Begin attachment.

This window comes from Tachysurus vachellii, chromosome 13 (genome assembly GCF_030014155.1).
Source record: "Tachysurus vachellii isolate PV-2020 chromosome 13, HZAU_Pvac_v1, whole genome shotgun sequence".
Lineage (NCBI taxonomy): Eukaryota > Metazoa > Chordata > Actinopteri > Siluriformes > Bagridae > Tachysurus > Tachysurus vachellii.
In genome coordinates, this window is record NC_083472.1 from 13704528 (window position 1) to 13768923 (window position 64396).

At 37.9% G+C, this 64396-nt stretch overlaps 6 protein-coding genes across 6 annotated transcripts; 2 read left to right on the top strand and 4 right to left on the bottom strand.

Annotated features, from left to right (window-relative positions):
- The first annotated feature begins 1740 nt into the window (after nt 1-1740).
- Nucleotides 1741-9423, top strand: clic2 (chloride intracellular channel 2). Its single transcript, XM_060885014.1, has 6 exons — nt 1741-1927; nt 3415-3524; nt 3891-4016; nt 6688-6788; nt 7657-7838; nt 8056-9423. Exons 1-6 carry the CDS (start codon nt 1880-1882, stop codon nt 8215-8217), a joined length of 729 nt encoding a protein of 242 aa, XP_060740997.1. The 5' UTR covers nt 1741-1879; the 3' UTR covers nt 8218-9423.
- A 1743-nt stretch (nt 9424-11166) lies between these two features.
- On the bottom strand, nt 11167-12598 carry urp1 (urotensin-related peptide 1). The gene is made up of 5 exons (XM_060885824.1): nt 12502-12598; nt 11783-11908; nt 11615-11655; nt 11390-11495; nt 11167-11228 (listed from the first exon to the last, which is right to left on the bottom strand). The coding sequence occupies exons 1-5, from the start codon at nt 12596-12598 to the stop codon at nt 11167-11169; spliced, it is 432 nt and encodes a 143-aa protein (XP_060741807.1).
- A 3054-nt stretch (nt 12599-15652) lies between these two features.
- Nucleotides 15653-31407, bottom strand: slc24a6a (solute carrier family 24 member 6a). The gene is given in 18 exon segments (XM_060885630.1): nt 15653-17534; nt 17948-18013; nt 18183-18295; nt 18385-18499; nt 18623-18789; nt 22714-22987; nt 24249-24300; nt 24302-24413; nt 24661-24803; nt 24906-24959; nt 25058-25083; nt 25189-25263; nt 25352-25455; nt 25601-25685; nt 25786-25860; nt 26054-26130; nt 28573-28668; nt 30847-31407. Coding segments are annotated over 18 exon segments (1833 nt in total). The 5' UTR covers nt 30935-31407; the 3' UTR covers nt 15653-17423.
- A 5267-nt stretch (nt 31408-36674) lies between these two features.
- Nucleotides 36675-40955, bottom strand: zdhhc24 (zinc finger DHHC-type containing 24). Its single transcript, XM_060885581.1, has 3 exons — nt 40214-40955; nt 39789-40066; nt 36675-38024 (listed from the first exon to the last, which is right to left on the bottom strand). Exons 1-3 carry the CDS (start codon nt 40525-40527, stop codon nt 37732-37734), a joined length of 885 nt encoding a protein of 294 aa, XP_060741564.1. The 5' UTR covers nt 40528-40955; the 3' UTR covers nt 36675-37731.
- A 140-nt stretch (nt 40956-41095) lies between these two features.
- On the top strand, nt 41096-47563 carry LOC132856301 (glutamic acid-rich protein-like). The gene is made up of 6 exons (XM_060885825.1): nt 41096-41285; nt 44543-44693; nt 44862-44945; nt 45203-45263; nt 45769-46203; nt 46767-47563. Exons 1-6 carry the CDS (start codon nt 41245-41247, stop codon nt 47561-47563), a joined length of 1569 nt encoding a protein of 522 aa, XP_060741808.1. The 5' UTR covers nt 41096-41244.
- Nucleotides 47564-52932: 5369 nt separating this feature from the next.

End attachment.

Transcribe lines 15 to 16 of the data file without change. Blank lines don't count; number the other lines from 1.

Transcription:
- A 140-nt stretch (nt 40956-41095) lies between these two features.
- On the top strand, nt 41096-47563 carry LOC132856301 (glutamic acid-rich protein-like). The gene is made up of 6 exons (XM_060885825.1): nt 41096-41285; nt 44543-44693; nt 44862-44945; nt 45203-45263; nt 45769-46203; nt 46767-47563. Exons 1-6 carry the CDS (start codon nt 41245-41247, stop codon nt 47561-47563), a joined length of 1569 nt encoding a protein of 522 aa, XP_060741808.1. The 5' UTR covers nt 41096-41244.